“It’s OK to not be OK.”

This last week has been nothing short of testing. However, I’ve been so lucky to have my Bugsy and Hats home for the week. It has been so good being able to share the load for a while.

Last Saturday, Dad was not himself at all. He was extremely lethargic and not making much sense. He told me he “didn’t feel at all right.” So Hats and I took both my Parents to A&E. They were very thorough with him; giving him a brain scan, blood tests etc. The scan revealed no second stroke, thankfully. He was then reviewed by the Mental Health team. As I was sat there listening to these two Mental Health Practitioners talking to Dad, it reminded me of why I felt so determined to do a degree in Social Sciences, 8 years ago. I’m so regretful of the fact that I did half the degree, then threw myself back into work. I really wish I’d finished it to pursue a career in Mental Health. Through all my experiences with another member of my family, I’ve always felt that many of these Practitioners are treating patients in a textbook fashion. No two people are the same. No two people present the same problem. They often fail to see the person as an individual, with individual circumstances. Sadly, last Saturday was yet another feeling of dissatisfaction with this service.

After 6 hours in A&E, I felt utterly despondent. We were reassured that the scan ruled out a second stroke, however, the fact still remained that my Dad was very unwell, without much help. Don’t know how I would have coped for those hours, without my Hats. Luckily, my Mum found a crossword book which kept her entertained! By 11pm, we were starving, so on the way home from hospital, I took them to Granada Services for a Burger King meal! A new experience for my parents. Granada services is quite an eye opener on a Saturday night!

Again, one thing I’ve learnt through all this, is that you really do have to be pushy to be heard. Pushy is certainly not second nature to me, but when I feel I’m not being heard, I seem to find this ability from somewhere.

During these last 4 months, I have had to come to terms with a number of things; I have no relationship with my sister anymore. I’ve learnt who my true family are, and they’re not always blood relatives. I’ve learnt that my role as people pleaser can only stretch so far. The harshest of my realities is my lovely Dad. 33 years ago, during his breakdown, he had a manic episode. I know this, I lived this, but I’ve never allowed myself to question why he has taken Lithium, daily, ever since. A relatively small dose, compared to another member of my family, but a prescription all the same. When my Dad was admitted to hospital in July, following his stroke, seeing “Bipolar Disorder” on his records, completely took the wind out my sails. I remember ringing my Uncle John (Not blood relative, but an amazing support to me). I bombarded him with so many questions. I’d been in denial for 33 years. When I asked my Mum, in July, if Dad had bipolar disorder on his medical records, she said “I don’t know, but I suppose so.” I obviously knew the answer, but wanted to hear my Mum confirm it. He’s only ever had one episode in his life, that being 33 years ago. The reality still came as a shock to me. I’ve not wanted to put this in my blog, until now, as I don’t feel it’s my story to tell. However, it is my story to tell, as I’m now living this new nightmare with my lovely Dad.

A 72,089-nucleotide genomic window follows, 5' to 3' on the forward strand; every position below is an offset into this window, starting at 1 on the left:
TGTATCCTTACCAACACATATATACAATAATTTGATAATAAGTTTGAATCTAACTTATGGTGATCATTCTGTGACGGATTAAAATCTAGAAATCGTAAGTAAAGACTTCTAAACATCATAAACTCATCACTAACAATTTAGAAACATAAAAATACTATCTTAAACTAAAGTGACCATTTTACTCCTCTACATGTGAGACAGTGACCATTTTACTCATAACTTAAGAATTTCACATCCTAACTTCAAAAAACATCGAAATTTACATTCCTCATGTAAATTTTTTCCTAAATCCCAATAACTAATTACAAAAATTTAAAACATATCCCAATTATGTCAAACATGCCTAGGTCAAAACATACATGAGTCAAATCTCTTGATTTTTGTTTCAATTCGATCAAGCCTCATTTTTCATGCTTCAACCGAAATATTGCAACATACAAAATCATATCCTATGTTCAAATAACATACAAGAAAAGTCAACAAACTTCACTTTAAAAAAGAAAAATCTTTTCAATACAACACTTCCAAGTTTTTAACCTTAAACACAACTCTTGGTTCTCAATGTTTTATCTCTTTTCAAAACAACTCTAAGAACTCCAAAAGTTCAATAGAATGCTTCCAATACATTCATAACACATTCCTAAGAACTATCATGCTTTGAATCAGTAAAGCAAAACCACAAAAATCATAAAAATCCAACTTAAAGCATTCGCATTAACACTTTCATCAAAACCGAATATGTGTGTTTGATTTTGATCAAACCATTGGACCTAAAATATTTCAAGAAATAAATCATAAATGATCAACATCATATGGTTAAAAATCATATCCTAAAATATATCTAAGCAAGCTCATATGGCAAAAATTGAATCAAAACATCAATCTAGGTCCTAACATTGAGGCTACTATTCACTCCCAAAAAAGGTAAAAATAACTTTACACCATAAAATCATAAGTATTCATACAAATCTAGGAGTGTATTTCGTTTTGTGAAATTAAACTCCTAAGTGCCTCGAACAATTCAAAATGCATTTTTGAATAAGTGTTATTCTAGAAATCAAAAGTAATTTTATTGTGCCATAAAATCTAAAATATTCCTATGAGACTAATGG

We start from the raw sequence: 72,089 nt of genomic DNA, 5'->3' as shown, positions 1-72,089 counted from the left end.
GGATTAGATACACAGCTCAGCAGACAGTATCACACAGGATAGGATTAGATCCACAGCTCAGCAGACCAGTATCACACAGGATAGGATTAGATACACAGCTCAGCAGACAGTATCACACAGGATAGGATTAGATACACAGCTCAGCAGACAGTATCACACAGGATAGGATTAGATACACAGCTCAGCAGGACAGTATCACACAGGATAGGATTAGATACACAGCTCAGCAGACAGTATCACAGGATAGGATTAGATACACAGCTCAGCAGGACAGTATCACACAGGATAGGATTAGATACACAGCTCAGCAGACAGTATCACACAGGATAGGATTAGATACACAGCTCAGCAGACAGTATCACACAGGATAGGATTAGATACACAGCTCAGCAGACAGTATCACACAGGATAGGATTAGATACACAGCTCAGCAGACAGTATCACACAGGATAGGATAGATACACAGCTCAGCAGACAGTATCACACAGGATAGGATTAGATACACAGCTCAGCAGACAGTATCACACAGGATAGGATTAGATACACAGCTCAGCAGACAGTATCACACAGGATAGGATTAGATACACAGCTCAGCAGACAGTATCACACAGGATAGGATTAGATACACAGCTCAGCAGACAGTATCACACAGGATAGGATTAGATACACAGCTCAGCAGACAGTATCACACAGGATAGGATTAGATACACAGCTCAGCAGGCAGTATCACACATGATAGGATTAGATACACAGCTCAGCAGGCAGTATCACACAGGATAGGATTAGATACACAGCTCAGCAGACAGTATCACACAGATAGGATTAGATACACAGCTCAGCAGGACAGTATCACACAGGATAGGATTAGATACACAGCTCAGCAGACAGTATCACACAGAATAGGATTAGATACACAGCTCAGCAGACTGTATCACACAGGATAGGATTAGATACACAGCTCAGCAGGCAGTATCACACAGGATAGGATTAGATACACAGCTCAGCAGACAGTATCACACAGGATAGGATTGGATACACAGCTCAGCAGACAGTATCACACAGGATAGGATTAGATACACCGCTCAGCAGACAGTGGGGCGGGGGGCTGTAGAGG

Most people who suffer from Bipolar Disorder, have a “trigger point.” A point in their life, where things are just too unbearable and the chemical imbalance in their brain starts firing. When my poor Parents lost my brother, Sacha, you would have thought that his death would have been my Dad’s trigger. Losing Sacha was totally out of their control. The cancer stole his life. Only the cancer was blameworthy. 33 years ago, I think my Dad must have felt so completely overwhelmed. Previously, we were a happy family, living in Crediton. He loved his Deputy Head role, but was always pushed to get a Headship. He moved his family to a new town. His Mum had dementia. The former Head of his school was making so much trouble for my poor Dad. I can see the trigger now. He must have felt that he’d let his family down, by uprooting them and taking this promotion. But how would he have known what was going to happen? Unlike the sad loss of Sacha, my Dad must have felt so blameworthy. I can’t imagine how he felt. Nobody in the family would ever blame him. We just felt so sad for him and angry with the circumstances of that school.